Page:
I moved to Berlin three years ago in the middle of a freezing winter. In recent years global warming has made the winters here more bearable but when I arrived it was minus 20° celsius (-4°F) and the city struck me as unbelievably ugly.
Before that I had lived in Vienna, Paris, Byron Bay, New York and Los Angeles - all places known for either their beauty or their great weather. The German capital had neither. The usual reasons people move to Berlin are to be unemployed, to party or to “find themselves”. They want to flee, but I wanted to arrive. I moved to Berlin for one reason and one reason only: Work.
Vienna is a very small market. The film business is incestuous in general, but in such a little country you feel it even more, so I had to go somewhere with more breathing space. I was torn between London and Berlin, due to being an English/German native speaker. The States was out of the question because even though I've got the heavy Yankee accent and the American dental hygiene, my convoluted upbringing only provided me with an European passport. London is expensive and being a German speaker is not an important unique selling point there, whereas being an English speaker in Berlin can be. Thus Berlin was the winner. And it still is.
I took the risk to start a new life. Not just for a few months, and not just with what fits in one suitcase. I bought furniture, signed a lease. I had to grow up in order to grow in the other areas of my life.
It took me a while to adjust to the city's rough charm, the unsettling cadence of the local dialect, the loooong distances (Berlin is eight times the size of Paris albeit only having 3.5 million inhabitants), the transient nature of the people, the dirt, the weather etc. but today I can honestly say I love living in Berlin and despite all the craziness, I have never been as focused or successful in my life and my career. Despite Berlin “not being Germany”, I have become much more German - organized, diligent, punctual, responsible, tidy and routined - all things which I have come to find are indispensable for a successful acting career.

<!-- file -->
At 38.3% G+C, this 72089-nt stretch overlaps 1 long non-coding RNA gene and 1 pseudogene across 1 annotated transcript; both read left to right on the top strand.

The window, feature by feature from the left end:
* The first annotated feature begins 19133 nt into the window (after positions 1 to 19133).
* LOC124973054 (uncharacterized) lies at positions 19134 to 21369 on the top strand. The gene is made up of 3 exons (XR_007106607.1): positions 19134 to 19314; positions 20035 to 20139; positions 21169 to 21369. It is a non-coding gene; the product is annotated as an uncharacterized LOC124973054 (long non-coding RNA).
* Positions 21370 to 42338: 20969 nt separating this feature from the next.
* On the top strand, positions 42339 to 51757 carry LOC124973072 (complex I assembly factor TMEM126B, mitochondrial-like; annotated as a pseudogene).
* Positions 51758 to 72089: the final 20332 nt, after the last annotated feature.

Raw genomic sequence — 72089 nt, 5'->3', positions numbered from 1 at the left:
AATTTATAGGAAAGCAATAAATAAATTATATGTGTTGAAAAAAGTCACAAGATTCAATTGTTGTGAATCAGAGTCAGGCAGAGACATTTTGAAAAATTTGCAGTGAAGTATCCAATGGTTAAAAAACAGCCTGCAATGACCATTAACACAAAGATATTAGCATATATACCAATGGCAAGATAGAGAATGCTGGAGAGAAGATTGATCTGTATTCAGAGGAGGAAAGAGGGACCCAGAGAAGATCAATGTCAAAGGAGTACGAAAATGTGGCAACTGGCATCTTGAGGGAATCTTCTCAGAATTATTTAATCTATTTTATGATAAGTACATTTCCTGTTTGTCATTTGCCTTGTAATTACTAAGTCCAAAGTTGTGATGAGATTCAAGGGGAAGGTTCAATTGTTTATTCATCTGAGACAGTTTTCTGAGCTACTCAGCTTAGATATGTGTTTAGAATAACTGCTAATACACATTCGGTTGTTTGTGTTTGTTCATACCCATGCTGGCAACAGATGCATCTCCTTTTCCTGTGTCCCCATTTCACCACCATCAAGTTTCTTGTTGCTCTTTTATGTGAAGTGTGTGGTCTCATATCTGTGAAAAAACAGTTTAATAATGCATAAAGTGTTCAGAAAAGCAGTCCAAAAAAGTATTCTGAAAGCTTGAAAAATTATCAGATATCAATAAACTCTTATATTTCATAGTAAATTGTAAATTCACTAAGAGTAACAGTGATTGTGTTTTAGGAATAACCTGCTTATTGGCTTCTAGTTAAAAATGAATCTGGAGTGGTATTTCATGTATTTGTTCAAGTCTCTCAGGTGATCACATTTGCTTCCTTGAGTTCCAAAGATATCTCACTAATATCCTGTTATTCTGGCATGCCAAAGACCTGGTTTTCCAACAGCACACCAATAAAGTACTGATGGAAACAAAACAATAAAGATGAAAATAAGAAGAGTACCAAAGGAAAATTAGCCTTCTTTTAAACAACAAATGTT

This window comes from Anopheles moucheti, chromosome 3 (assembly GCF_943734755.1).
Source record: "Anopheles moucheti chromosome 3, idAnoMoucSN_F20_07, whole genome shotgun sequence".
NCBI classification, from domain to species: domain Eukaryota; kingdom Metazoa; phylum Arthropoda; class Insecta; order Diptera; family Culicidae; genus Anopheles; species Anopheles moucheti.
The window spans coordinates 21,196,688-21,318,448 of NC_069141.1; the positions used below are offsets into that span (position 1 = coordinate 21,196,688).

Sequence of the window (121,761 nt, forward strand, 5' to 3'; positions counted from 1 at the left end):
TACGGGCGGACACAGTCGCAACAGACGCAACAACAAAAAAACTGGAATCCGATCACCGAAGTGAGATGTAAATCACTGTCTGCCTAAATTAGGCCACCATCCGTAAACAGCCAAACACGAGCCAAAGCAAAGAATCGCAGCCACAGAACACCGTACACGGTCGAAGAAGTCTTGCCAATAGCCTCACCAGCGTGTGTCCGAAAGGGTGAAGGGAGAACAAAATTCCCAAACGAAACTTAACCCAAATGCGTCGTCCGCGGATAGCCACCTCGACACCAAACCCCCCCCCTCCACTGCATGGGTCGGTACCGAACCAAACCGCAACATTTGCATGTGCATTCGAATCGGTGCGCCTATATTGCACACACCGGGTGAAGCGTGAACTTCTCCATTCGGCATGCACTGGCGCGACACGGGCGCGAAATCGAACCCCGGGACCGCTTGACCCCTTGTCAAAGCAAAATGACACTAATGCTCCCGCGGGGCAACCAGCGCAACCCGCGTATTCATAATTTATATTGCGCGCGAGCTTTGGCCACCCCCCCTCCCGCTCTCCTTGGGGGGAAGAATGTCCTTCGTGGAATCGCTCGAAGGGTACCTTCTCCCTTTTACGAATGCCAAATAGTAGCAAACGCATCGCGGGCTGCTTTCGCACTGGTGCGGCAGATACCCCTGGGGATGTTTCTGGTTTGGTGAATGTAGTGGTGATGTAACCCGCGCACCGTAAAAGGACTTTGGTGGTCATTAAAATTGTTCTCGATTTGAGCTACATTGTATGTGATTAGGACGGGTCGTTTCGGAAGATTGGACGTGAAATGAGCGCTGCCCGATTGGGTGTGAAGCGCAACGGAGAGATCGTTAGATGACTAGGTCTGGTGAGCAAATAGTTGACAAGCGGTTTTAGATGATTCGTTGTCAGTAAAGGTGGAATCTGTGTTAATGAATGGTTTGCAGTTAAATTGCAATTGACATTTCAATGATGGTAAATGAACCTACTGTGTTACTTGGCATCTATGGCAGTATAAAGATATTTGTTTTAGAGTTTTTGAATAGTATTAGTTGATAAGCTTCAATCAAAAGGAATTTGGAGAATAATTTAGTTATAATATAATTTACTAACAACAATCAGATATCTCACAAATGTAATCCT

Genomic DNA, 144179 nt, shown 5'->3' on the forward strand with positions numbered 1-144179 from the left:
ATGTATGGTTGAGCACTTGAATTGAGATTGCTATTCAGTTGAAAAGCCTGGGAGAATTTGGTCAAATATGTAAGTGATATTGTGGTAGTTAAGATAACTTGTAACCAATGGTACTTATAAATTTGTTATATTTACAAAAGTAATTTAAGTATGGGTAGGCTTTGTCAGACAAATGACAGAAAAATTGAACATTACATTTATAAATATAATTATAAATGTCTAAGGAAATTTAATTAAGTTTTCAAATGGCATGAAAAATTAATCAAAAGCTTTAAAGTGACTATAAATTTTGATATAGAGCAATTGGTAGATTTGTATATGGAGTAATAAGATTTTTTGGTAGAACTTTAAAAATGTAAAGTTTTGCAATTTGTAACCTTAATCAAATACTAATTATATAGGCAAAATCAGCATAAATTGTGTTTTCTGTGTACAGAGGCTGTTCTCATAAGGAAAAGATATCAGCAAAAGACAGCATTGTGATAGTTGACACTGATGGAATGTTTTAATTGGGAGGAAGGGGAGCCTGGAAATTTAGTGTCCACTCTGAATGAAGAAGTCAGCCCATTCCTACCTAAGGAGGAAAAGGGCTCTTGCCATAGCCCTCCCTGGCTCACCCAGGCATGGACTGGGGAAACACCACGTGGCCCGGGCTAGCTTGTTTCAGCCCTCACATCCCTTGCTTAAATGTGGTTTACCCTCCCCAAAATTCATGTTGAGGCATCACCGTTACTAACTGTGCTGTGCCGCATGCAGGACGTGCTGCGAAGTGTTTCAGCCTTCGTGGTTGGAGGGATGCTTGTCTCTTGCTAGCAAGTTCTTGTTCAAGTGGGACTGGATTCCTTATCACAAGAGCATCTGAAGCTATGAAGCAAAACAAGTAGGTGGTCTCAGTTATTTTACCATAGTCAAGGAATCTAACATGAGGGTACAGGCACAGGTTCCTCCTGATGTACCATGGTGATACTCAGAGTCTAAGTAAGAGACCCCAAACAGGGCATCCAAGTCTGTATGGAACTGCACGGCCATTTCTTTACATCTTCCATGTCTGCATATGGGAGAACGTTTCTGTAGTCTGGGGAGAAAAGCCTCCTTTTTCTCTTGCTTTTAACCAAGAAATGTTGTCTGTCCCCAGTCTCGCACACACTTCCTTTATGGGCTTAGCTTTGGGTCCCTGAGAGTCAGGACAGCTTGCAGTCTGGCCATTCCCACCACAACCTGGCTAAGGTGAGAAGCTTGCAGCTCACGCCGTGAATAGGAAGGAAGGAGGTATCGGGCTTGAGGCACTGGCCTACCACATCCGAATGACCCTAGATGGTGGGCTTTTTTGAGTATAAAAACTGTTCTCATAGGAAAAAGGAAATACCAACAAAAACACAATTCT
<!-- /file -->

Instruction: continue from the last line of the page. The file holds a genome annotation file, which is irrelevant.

Berlin offered me the opportunity to find my own rhythm and fully focus on my work - one can still survive on €1000 per month in Berlin-- sure it is getting more expensive, but it is still incomparable to any other city I have lived in before. That means that my basic living costs are comparatively low, I can take risks in my career whilst having a great quality of life that includes organic food, running along the river behind my building, doing karate twice a week, eating out, opera, theater, cinema and so forth. Plus people are more relaxed, alternative lifestyles and life paths are much more common, which makes being an artist that much easier.
|On Set playing the same character at 16 and 30
(an instagram example)
There may be different ways to become a working actor but I know of only one: make it your number one priority and have your actions match your words. This is especially true in your 20s, when having a family and all the rest is not a pressing issue.
I was not enamored with Berlin, I was in love with Paris. Berlin was a marriage-of-convenience, while Paris was my passion. And I still go to France twice a year to smell the croissants, drink the wine, soak up the beauty, see the people I love and admire the handsome strangers. But I wanted more than passion, I wanted to build something solid with longevity. And who can do solid better than the Germans? The passion I bring wherever I go.